A brief digression? On this blog? Shocking!
Not the digression part; the brief part.
Just so we’re clear.
Still milking the multiple header gag, I see. Sigh.
Still metacommenting on yourself, I see. You can go blind doing that.
Saw Miss Peregrine’s Home For Peculiar Children. I enjoyed it, but (no spoilers), it showed me how spoiled I’ve become by long-form arc-style TV series. In order to fit every plot point into a two hour movie, it, like many other genre films, had to do this:
“Hi, audience! Here’s a nice case of guns. We’re going to put one on this mantelpiece, one on this mantelpiece, and one on this mantelpiece. Don’t worry, they’ll all be fired. Oh, but there are some surprises. Here, here’s a nice red herring. We’ll be sure to label it “red herring” for you, not that you need it labelled, since there’s really only room for one and it’s not like we can devote a lot of time to it.”
Long form TV allows for more subtle planting, slower exhibition, time to build up plot threads that genuinely don’t look like false leads because they’re given the same nurturing as others. The writers can assume the audience (well, those who really care) will binge, freeze-frame, and discuss details endlessly, and this allows them the freedom to put in things someone might miss or overlook, then see on a second viewing or be made aware of by a recap or discussion. On the other hand, a major plot point that’s too subtle in a movie leads to angry viewers who feel ripped off or confused, and people generally don’t watch a movie multiple times, they can’t freeze it or back it up.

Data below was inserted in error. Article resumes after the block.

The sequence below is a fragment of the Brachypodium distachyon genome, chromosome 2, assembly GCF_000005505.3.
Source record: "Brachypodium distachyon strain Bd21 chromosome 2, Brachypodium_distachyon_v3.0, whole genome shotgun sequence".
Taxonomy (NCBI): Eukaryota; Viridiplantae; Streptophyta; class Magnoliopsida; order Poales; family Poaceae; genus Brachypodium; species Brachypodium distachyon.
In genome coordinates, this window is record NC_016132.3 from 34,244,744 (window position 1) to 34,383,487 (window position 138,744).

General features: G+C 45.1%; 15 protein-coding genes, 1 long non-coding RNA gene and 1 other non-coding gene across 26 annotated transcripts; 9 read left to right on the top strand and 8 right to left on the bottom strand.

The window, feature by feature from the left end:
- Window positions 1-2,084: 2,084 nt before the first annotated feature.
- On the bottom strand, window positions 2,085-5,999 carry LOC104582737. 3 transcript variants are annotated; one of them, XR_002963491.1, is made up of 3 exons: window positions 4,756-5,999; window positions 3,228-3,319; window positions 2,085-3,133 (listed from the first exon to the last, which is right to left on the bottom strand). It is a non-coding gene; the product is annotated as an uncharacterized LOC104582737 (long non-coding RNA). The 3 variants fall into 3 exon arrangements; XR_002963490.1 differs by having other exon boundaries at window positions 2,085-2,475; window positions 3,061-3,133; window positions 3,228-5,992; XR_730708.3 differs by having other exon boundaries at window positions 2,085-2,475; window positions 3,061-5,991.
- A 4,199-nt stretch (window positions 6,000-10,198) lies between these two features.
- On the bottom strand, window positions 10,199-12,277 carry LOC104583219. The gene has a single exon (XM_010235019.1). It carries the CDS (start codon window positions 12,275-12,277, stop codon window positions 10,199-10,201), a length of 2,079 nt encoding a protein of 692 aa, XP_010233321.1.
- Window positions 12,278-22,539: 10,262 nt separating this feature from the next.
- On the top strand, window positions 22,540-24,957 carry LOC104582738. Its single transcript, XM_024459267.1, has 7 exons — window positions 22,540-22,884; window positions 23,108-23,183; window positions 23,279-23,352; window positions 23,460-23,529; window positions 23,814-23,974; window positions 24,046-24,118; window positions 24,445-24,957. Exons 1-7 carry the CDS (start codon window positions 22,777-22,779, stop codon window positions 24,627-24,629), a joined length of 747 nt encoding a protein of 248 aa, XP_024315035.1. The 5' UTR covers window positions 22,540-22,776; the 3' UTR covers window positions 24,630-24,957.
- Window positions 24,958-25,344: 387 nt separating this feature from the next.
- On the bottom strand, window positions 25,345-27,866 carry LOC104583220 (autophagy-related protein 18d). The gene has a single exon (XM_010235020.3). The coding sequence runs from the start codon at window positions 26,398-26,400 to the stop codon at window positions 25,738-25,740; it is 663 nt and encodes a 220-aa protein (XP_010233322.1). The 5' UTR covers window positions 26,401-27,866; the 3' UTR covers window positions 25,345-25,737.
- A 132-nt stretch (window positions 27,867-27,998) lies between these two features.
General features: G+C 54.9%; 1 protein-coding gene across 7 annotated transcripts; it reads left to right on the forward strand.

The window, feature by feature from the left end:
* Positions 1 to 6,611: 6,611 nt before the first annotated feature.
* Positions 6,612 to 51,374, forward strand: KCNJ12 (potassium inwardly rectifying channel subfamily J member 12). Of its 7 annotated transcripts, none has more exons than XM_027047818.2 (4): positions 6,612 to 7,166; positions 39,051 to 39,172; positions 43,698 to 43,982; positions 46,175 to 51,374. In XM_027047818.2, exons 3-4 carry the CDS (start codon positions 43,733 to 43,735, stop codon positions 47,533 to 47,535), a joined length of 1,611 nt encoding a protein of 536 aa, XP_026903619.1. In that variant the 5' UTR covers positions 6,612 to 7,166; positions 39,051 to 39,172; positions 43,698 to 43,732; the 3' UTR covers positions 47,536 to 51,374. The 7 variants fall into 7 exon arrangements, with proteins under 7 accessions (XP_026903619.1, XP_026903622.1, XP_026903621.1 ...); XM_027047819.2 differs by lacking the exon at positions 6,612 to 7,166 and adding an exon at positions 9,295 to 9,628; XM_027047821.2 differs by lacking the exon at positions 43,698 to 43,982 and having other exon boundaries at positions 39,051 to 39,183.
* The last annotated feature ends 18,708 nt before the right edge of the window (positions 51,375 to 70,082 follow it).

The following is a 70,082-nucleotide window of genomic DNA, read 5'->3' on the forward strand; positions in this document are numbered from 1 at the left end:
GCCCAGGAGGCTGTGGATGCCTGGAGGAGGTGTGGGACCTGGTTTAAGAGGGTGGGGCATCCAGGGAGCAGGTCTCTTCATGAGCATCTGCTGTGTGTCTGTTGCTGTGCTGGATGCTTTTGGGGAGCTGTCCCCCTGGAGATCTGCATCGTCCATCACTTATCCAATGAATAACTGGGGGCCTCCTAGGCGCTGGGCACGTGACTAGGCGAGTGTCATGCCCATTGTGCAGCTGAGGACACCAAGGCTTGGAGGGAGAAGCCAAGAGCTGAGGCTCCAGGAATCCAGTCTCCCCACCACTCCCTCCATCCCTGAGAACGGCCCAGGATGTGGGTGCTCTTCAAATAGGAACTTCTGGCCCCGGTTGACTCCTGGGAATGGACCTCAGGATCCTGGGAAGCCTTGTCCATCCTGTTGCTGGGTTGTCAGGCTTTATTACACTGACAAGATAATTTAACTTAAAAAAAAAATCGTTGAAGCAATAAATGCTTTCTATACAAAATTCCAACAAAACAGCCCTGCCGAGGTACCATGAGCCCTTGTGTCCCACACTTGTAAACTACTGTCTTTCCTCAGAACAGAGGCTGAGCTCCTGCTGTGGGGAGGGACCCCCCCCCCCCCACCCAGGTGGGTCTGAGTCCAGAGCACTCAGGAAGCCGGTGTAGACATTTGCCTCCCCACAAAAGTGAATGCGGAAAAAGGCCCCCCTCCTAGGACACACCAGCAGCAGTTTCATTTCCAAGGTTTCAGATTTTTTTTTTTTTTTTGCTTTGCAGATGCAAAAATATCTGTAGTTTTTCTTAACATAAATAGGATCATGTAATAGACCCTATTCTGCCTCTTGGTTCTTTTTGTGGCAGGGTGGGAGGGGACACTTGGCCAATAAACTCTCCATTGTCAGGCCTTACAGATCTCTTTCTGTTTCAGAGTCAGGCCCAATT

Technology changes storytelling. The medium isn’t the message, but the medium alters what message you might wish to send.
(Babylon 5 is sort of the Archaeopteryx in the coalmine, to mix metaphors like a horse in a barrel. It will likely be looked on as the first great hybrid of episodic and arc storytelling on television.)